Hawaii’s World

By A.A. Smyser

Tuesday, June 1, 1999

Health care in final days

First of four articles


Idon't think the following statement is too grandi-ose: Good, compassionate final days' health care now is within reach of just about all of us IF WE WILL DEMAND IT. Furthermore, it can be tailored to our individual wishes.

The capital letters are important. Fine new rules are being put in place to assure such care -- and to help us demand it.

But to be sure of getting it we must know what is available.

In the hope of stimulating informed demands from even shy people I will devote this and my next three columns on June 3, 8 and 10 to explaining what soon should be possible -- and why I am so happy about it.

Since 1970 I have been writing that we handle death badly. We still do, but somewhat less badly. This year we are ready to cross some legal and regulatory bridges that pretty well require health-care providers to treat us as we want, except for doctor-assisted death.

All of us, young and old, should become aware of these options. Only then can we use them to best advantage to help us and our loved ones leave the world as much as possible in accord with individual wishes.

Some will want to fight to the very end to prolong life. Others will choose comfort care once recovery prospects dim. Many will opt to have life support withdrawn under specified circumstances.

The new tools are these:

Bullet Passage by the 1999 Legislature of a Uniform Health Care Decisions Act, based on a national model. If individuals fail to state in advance their wishes for final care, the bill makes it possible to select a surrogate, usually a relative, to speak for them when they are incapacitated. This is crucial when the option exists of withdrawing life support.

Bullet Passage by the 1999 Legislature of a Hospice Services Act to more fully insure hospice care and make it more available.

Bullet Adoption of strong new national pain-control standards by the influential Joint Commission on Accreditation of Healthcare Organizations. These all fit under an existing federal umbrella law that requires all organizations treating Medicare or Medicaid patients to give them information on admittance about living wills and advance directives.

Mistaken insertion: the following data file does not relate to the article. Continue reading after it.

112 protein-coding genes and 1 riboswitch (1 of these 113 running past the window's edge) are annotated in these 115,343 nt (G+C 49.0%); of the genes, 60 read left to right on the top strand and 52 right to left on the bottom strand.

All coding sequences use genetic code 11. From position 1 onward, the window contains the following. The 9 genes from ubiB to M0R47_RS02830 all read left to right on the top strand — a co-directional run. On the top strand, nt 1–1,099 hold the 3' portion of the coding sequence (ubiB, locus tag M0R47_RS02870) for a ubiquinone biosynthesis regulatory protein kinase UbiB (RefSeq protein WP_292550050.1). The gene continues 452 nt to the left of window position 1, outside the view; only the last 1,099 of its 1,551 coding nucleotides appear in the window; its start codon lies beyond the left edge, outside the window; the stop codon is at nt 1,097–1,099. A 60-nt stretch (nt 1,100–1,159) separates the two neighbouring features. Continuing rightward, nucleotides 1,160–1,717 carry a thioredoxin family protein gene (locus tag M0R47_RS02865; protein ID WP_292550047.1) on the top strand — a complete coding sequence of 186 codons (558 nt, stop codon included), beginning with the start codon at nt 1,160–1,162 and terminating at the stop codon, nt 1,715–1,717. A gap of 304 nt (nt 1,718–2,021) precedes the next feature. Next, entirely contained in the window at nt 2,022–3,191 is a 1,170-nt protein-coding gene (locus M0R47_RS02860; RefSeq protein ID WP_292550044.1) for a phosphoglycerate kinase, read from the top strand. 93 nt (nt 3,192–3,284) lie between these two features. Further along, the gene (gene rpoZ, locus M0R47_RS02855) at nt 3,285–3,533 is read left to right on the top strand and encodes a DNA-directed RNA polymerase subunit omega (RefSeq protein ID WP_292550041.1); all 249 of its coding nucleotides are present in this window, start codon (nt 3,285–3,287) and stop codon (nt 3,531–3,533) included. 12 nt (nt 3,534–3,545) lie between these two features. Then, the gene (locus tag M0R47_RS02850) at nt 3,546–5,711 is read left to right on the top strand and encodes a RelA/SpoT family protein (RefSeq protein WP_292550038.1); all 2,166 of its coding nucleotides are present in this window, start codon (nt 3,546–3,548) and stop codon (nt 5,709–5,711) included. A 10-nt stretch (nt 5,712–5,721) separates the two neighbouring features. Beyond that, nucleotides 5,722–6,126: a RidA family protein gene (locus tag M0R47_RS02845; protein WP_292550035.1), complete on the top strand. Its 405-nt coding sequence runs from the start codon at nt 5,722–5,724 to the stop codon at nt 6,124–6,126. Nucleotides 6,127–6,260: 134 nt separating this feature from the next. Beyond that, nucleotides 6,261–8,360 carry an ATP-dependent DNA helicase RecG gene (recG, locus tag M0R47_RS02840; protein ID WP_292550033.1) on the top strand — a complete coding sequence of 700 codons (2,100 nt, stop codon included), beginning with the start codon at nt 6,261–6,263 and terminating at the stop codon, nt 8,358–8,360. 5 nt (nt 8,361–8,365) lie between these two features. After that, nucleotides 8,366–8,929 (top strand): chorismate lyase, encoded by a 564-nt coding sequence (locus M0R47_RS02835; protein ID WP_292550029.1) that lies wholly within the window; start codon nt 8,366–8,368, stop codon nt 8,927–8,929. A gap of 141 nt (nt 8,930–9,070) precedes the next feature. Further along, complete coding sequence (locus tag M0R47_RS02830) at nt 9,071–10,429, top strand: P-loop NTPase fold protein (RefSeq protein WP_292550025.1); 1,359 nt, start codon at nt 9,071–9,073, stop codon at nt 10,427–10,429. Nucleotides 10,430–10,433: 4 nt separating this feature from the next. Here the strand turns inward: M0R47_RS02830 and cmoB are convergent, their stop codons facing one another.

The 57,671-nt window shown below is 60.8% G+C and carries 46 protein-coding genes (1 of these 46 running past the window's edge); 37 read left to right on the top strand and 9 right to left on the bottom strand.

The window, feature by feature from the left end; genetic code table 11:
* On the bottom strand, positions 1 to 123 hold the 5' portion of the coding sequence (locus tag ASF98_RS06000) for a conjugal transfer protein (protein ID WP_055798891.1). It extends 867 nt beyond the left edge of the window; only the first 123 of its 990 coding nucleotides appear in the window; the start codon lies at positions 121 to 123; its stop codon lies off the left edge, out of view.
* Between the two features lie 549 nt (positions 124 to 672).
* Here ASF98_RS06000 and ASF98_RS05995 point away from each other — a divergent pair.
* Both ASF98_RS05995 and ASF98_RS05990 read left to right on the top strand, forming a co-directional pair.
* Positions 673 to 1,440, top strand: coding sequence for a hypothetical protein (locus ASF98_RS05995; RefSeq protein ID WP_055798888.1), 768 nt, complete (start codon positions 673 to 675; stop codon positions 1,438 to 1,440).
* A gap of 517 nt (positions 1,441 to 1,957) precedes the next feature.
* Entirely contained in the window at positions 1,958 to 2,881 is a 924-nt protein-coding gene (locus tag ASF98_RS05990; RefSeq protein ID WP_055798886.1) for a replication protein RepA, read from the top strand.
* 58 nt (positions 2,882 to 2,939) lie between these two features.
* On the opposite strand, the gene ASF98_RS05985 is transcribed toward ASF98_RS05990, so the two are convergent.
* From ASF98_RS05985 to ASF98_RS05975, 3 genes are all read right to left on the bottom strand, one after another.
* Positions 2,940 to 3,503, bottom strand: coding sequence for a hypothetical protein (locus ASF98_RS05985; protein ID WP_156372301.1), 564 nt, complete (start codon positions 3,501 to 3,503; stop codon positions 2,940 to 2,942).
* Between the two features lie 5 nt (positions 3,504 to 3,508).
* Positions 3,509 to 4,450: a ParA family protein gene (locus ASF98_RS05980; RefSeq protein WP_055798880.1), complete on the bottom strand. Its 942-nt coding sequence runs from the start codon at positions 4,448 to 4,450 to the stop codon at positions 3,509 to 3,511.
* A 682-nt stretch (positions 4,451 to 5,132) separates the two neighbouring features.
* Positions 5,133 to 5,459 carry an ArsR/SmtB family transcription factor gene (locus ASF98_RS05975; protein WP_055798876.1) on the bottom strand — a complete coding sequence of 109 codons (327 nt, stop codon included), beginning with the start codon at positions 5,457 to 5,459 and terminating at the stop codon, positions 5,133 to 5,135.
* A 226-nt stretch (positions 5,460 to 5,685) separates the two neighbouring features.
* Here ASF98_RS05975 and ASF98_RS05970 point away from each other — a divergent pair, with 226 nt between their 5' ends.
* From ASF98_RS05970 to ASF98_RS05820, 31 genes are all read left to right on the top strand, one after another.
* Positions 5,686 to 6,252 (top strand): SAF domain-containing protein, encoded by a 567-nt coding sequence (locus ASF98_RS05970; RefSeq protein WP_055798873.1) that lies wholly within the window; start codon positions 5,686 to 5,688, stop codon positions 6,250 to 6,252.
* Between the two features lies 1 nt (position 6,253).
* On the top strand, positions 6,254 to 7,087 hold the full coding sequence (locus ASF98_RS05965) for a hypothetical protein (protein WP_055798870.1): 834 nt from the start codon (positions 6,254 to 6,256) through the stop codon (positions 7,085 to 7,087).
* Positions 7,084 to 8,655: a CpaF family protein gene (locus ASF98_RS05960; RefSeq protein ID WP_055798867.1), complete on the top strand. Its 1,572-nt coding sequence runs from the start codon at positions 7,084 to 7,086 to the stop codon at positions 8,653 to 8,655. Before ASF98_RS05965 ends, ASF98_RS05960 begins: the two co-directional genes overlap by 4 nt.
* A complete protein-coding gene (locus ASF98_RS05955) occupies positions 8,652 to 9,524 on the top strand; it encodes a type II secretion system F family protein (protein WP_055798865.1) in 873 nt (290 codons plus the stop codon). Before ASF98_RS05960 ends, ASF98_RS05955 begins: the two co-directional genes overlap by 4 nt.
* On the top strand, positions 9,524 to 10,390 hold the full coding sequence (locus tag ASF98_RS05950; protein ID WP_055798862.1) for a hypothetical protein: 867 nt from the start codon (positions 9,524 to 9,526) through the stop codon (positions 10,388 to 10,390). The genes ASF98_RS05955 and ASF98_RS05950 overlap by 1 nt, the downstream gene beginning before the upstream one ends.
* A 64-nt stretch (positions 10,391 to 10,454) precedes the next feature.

Governor Cayetano's signature still is needed to turn the two legislative bills into law. His OK is anticipated. They carry out unanimous recommendations to him last year by his Blue Ribbon Panel on Living and Dying With Dignity, on which I served.

We split (11-7) only on recommending doctor-assisted death. There will be an effort to revive assisted death legislation next year, but the changes summarized above will affect far more people than will want assisted death. They should reduce the desire for it. That's one reason the Hawaii Catholic Conference strongly supports all the changes.

THE governor's panel had two other unanimous recommendations, which will be acted on without legislation -- more spiritual counseling and wider public education.

His Executive Office on Aging has qualified for a three-year $450,000 Robert Wood Johnson Foundation grant for public and professional education, policy development and research into how best to reach various minorities.

Local matches for the national grant mean Marilyn Seely, EOA director, will have the equivalent of $200,000 a year to devote to these goals.

Obstacles ahead include (1) providers still unskilled and hesitant with pain control, (2) too few and too late referrals to hospice care, and (3) our individual reluctance to fully discuss with family and/or friends our wishes for final care.

A.A. Smyser is the contributing editor
and former editor of the the Star-Bulletin
His column runs Tuesday and Thursday.

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